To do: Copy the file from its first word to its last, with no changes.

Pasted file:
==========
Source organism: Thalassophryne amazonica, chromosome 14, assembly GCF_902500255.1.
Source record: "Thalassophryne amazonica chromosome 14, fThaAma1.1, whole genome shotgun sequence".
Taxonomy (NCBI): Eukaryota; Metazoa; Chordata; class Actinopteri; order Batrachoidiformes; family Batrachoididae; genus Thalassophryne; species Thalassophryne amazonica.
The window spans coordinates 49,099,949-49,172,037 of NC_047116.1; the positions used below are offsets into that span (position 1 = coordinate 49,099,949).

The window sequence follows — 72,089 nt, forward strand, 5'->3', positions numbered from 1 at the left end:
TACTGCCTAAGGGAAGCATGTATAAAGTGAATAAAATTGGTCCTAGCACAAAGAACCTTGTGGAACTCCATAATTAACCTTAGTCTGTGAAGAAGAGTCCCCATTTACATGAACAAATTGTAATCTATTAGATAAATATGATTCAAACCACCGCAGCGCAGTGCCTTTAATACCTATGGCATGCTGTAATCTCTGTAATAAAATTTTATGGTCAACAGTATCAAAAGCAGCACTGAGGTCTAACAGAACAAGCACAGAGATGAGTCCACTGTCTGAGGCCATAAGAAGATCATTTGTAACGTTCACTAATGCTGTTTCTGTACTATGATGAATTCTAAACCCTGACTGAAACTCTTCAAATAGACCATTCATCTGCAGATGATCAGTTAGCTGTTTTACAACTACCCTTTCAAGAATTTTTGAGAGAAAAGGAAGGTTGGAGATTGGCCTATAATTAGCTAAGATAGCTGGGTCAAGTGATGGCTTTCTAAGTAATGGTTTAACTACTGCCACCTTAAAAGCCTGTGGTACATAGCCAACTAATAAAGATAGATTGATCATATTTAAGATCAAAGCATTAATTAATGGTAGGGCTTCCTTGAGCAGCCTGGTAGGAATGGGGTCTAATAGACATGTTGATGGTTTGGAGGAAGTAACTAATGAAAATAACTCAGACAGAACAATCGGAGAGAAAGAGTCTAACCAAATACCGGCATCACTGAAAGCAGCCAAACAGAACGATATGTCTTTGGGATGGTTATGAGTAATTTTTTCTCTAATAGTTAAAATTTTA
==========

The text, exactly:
Source organism: Thalassophryne amazonica, chromosome 14, assembly GCF_902500255.1.
Source record: "Thalassophryne amazonica chromosome 14, fThaAma1.1, whole genome shotgun sequence".
Taxonomy (NCBI): Eukaryota; Metazoa; Chordata; class Actinopteri; order Batrachoidiformes; family Batrachoididae; genus Thalassophryne; species Thalassophryne amazonica.
The window spans coordinates 49,099,949-49,172,037 of NC_047116.1; the positions used below are offsets into that span (position 1 = coordinate 49,099,949).

The window sequence follows — 72,089 nt, forward strand, 5'->3', positions numbered from 1 at the left end:
TACTGCCTAAGGGAAGCATGTATAAAGTGAATAAAATTGGTCCTAGCACAAAGAACCTTGTGGAACTCCATAATTAACCTTAGTCTGTGAAGAAGAGTCCCCATTTACATGAACAAATTGTAATCTATTAGATAAATATGATTCAAACCACCGCAGCGCAGTGCCTTTAATACCTATGGCATGCTGTAATCTCTGTAATAAAATTTTATGGTCAACAGTATCAAAAGCAGCACTGAGGTCTAACAGAACAAGCACAGAGATGAGTCCACTGTCTGAGGCCATAAGAAGATCATTTGTAACGTTCACTAATGCTGTTTCTGTACTATGATGAATTCTAAACCCTGACTGAAACTCTTCAAATAGACCATTCATCTGCAGATGATCAGTTAGCTGTTTTACAACTACCCTTTCAAGAATTTTTGAGAGAAAAGGAAGGTTGGAGATTGGCCTATAATTAGCTAAGATAGCTGGGTCAAGTGATGGCTTTCTAAGTAATGGTTTAACTACTGCCACCTTAAAAGCCTGTGGTACATAGCCAACTAATAAAGATAGATTGATCATATTTAAGATCAAAGCATTAATTAATGGTAGGGCTTCCTTGAGCAGCCTGGTAGGAATGGGGTCTAATAGACATGTTGATGGTTTGGAGGAAGTAACTAATGAAAATAACTCAGACAGAACAATCGGAGAGAAAGAGTCTAACCAAATACCGGCATCACTGAAAGCAGCCAAACAGAACGATATGTCTTTGGGATGGTTATGAGTAATTTTTTCTCTAATAGTTAAAATTTTA